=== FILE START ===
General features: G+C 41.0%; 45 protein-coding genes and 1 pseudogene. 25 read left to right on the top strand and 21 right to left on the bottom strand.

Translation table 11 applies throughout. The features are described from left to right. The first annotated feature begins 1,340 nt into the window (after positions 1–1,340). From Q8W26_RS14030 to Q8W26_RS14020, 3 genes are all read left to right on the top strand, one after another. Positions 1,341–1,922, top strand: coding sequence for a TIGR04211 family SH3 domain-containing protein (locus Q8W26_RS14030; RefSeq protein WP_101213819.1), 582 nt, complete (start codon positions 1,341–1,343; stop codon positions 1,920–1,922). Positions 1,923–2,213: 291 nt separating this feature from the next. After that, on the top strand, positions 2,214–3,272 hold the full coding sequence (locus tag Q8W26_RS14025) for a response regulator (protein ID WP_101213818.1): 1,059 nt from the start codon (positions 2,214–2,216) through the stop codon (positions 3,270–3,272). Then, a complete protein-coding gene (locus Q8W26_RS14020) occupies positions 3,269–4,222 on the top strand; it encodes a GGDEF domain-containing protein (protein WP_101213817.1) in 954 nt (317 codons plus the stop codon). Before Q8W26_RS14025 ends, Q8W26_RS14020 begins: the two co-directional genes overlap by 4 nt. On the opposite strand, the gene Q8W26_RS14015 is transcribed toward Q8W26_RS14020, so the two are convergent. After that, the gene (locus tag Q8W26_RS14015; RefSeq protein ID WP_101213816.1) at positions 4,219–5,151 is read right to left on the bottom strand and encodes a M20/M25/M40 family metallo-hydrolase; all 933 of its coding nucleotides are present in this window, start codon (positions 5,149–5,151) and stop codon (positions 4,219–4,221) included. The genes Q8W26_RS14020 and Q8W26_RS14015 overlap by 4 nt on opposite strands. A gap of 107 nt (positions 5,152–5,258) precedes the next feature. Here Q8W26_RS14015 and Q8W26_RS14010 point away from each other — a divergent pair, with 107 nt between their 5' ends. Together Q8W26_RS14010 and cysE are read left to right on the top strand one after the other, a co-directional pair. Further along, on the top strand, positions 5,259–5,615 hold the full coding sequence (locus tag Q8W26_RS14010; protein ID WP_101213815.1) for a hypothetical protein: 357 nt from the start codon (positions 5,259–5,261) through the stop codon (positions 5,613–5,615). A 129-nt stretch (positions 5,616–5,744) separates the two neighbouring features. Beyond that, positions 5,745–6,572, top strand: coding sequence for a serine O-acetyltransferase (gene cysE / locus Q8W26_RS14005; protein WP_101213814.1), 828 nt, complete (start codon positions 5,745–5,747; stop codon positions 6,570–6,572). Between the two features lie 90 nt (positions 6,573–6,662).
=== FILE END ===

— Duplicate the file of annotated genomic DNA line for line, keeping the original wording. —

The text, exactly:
General features: G+C 41.0%; 45 protein-coding genes and 1 pseudogene. 25 read left to right on the top strand and 21 right to left on the bottom strand.

Translation table 11 applies throughout. The features are described from left to right. The first annotated feature begins 1,340 nt into the window (after positions 1–1,340). From Q8W26_RS14030 to Q8W26_RS14020, 3 genes are all read left to right on the top strand, one after another. Positions 1,341–1,922, top strand: coding sequence for a TIGR04211 family SH3 domain-containing protein (locus Q8W26_RS14030; RefSeq protein WP_101213819.1), 582 nt, complete (start codon positions 1,341–1,343; stop codon positions 1,920–1,922). Positions 1,923–2,213: 291 nt separating this feature from the next. After that, on the top strand, positions 2,214–3,272 hold the full coding sequence (locus tag Q8W26_RS14025) for a response regulator (protein ID WP_101213818.1): 1,059 nt from the start codon (positions 2,214–2,216) through the stop codon (positions 3,270–3,272). Then, a complete protein-coding gene (locus Q8W26_RS14020) occupies positions 3,269–4,222 on the top strand; it encodes a GGDEF domain-containing protein (protein WP_101213817.1) in 954 nt (317 codons plus the stop codon). Before Q8W26_RS14025 ends, Q8W26_RS14020 begins: the two co-directional genes overlap by 4 nt. On the opposite strand, the gene Q8W26_RS14015 is transcribed toward Q8W26_RS14020, so the two are convergent. After that, the gene (locus tag Q8W26_RS14015; RefSeq protein ID WP_101213816.1) at positions 4,219–5,151 is read right to left on the bottom strand and encodes a M20/M25/M40 family metallo-hydrolase; all 933 of its coding nucleotides are present in this window, start codon (positions 5,149–5,151) and stop codon (positions 4,219–4,221) included. The genes Q8W26_RS14020 and Q8W26_RS14015 overlap by 4 nt on opposite strands. A gap of 107 nt (positions 5,152–5,258) precedes the next feature. Here Q8W26_RS14015 and Q8W26_RS14010 point away from each other — a divergent pair, with 107 nt between their 5' ends. Together Q8W26_RS14010 and cysE are read left to right on the top strand one after the other, a co-directional pair. Further along, on the top strand, positions 5,259–5,615 hold the full coding sequence (locus tag Q8W26_RS14010; protein ID WP_101213815.1) for a hypothetical protein: 357 nt from the start codon (positions 5,259–5,261) through the stop codon (positions 5,613–5,615). A 129-nt stretch (positions 5,616–5,744) separates the two neighbouring features. Beyond that, positions 5,745–6,572, top strand: coding sequence for a serine O-acetyltransferase (gene cysE / locus Q8W26_RS14005; protein WP_101213814.1), 828 nt, complete (start codon positions 5,745–5,747; stop codon positions 6,570–6,572). Between the two features lie 90 nt (positions 6,573–6,662).